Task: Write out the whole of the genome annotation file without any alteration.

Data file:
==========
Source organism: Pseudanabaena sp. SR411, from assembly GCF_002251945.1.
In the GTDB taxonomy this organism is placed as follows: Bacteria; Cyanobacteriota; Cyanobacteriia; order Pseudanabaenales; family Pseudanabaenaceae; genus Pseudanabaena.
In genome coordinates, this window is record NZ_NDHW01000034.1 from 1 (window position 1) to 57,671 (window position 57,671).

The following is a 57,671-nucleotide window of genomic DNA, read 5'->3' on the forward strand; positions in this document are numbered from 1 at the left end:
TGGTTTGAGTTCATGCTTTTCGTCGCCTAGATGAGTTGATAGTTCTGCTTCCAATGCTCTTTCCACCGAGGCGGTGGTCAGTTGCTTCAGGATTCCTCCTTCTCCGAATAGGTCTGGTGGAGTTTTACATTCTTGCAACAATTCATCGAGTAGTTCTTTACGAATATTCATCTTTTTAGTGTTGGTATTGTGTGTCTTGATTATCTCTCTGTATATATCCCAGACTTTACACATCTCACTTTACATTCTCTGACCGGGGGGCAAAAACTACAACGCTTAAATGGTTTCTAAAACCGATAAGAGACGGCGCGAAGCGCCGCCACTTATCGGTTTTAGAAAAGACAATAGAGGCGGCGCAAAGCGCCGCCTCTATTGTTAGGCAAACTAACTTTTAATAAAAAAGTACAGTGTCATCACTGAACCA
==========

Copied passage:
Source organism: Pseudanabaena sp. SR411, from assembly GCF_002251945.1.
In the GTDB taxonomy this organism is placed as follows: Bacteria; Cyanobacteriota; Cyanobacteriia; order Pseudanabaenales; family Pseudanabaenaceae; genus Pseudanabaena.
In genome coordinates, this window is record NZ_NDHW01000034.1 from 1 (window position 1) to 57,671 (window position 57,671).

The following is a 57,671-nucleotide window of genomic DNA, read 5'->3' on the forward strand; positions in this document are numbered from 1 at the left end:
TGGTTTGAGTTCATGCTTTTCGTCGCCTAGATGAGTTGATAGTTCTGCTTCCAATGCTCTTTCCACCGAGGCGGTGGTCAGTTGCTTCAGGATTCCTCCTTCTCCGAATAGGTCTGGTGGAGTTTTACATTCTTGCAACAATTCATCGAGTAGTTCTTTACGAATATTCATCTTTTTAGTGTTGGTATTGTGTGTCTTGATTATCTCTCTGTATATATCCCAGACTTTACACATCTCACTTTACATTCTCTGACCGGGGGGCAAAAACTACAACGCTTAAATGGTTTCTAAAACCGATAAGAGACGGCGCGAAGCGCCGCCACTTATCGGTTTTAGAAAAGACAATAGAGGCGGCGCAAAGCGCCGCCTCTATTGTTAGGCAAACTAACTTTTAATAAAAAAGTACAGTGTCATCACTGAACCA